aveprob.extra.jags mcmcout = mcmcmat.jags[, 1:ncol(mm)],
xcol = 4,
xrange = seq(min(df$extraversion), max(df$extraversion), length.out = 20),
link = "logit",
ci = c(0.025, 0.975),
fullsims = FALSE)
```

Users can then plot the resulting probabilities using any plotting functions, such as ggplot2.

```
ggplot(data = aveprob.extra.jags,
aes(x = x, y = median_pp)) +
geom_ribbon(aes(ymin = lower_pp, ymax = upper_pp), fill = "gray") +
geom_line() +
xlab("Extraversion") +
ylab("Estimated probability of volunteering") +
ylim(0, 1) +
labs(title = "Probability based on average-case approach") +
theme_minimal()
```

`mcmcObsProb`

As an alternative to probabilities for “typical” cases, Hanmer and Kalkan (2013, American Journal of Political Science 57(1): 263-277) suggest to calculate predicted probabilities for all observed cases and then derive an “average effect”. In their words, the goal of this postestimation “is to obtain an estimate of the average effect in the population … rather than seeking to understand the effect for the average case.”

We first calculate the average “effect” of sex on volunteering, again
generating a full posterior distribution. Again, `xcol`

represents the position of the covariate of interest, and
`xrange`

specifies the values for which *Pr(y = 1)* is
to be calculated.

```
<- mcmcObsProb(modelmatrix = mm,
obsprob.female.jags mcmcout = mcmcmat.jags[, 1:ncol(mm)],
xcol = 2,
xrange = c(0, 1),
link = "logit",
ci = c(0.025, 0.975),
fullsims = TRUE)
```

Users can again plot the resulting densities.

```
ggplot(data = obsprob.female.jags,
aes(y = factor(x), x = pp)) +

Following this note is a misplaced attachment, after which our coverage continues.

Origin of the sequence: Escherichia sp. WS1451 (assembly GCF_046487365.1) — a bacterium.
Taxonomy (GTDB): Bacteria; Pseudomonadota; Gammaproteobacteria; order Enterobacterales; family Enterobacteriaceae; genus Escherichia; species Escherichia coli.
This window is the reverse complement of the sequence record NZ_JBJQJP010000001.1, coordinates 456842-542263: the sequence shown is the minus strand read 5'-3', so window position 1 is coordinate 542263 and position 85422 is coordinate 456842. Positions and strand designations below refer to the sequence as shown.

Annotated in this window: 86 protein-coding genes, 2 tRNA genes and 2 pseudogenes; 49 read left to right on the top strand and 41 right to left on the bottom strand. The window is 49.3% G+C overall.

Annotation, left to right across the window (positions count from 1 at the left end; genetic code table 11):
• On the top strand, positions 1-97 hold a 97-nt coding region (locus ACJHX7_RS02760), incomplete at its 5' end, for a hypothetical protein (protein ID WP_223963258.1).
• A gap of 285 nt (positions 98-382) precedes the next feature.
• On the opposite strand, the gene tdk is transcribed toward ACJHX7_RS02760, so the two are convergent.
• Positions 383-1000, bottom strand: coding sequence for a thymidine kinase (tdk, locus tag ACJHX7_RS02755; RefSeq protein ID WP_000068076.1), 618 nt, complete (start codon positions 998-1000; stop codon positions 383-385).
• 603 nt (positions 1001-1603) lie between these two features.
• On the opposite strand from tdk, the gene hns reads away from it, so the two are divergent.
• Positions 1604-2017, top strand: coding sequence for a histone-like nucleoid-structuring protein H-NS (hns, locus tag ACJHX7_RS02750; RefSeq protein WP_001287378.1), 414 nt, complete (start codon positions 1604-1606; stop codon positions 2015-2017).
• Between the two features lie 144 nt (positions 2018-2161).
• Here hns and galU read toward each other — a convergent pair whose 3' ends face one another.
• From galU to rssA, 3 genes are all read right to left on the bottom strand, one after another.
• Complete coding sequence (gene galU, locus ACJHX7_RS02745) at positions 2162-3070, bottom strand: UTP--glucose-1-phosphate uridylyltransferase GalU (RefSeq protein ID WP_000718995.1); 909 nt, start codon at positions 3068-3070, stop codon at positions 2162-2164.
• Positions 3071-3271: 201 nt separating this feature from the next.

stat_density_ridges(quantile_lines = TRUE,
quantiles = c(0.025, 0.5, 0.975), vline_color = "white") +
scale_y_discrete(labels = c("Male", "Female")) +
ylab("") +
xlab("Estimated probability of volunteering") +
labs(title = "Probability based on observed-case approach") +
theme_minimal()
```

`## Picking joint bandwidth of 0.00316`

For this continuous predictor, we use
`fullsims = FALSE`

.

```
<- mcmcObsProb(modelmatrix = mm,
obsprob.extra.jags mcmcout = mcmcmat.jags[, 1:ncol(mm)],
xcol = 4,
xrange = seq(min(df$extraversion), max(df$extraversion), length.out = 20),
link = "logit",
ci = c(0.025, 0.975),
fullsims = FALSE)
```

We then plot the resulting probabilities across observed cases.

```
ggplot(data = obsprob.extra.jags,
aes(x = x, y = median_pp)) +
geom_ribbon(aes(ymin = lower_pp, ymax = upper_pp), fill = "gray") +
geom_line() +
xlab("Extraversion") +
ylab("Estimated probability of volunteering") +
ylim(0, 1) +
labs(title = "Probability based on observed-case approach") +
theme_minimal()
```

`mcmcFD`

To summarize typical effects across covariates, we generate “first differences” (Long 1997, Sage Publications; King, Tomz, and Wittenberg 2000, American Journal of Political Science 44(2): 347-361). This quantity represents, for each covariate, the difference in predicted probabilities for cases with low and high values of the respective covariate. For each of these differences, all other variables are held constant at their median.

```
<- mcmcFD(modelmatrix = mm,
fdfull.jags mcmcout = mcmcmat.jags[, 1:ncol(mm)],
link = "logit",
ci = c(0.025, 0.975),
fullsims = TRUE)
summary(fdfull.jags)
```

```
## female neuroticism extraversion
## Min. :-0.04199 Min. :-0.068548 Min. :0.01851
## 1st Qu.: 0.03792 1st Qu.:-0.001534 1st Qu.:0.06982
## Median : 0.05654 Median : 0.011222 Median :0.08131
## Mean : 0.05597 Mean : 0.011369 Mean :0.08109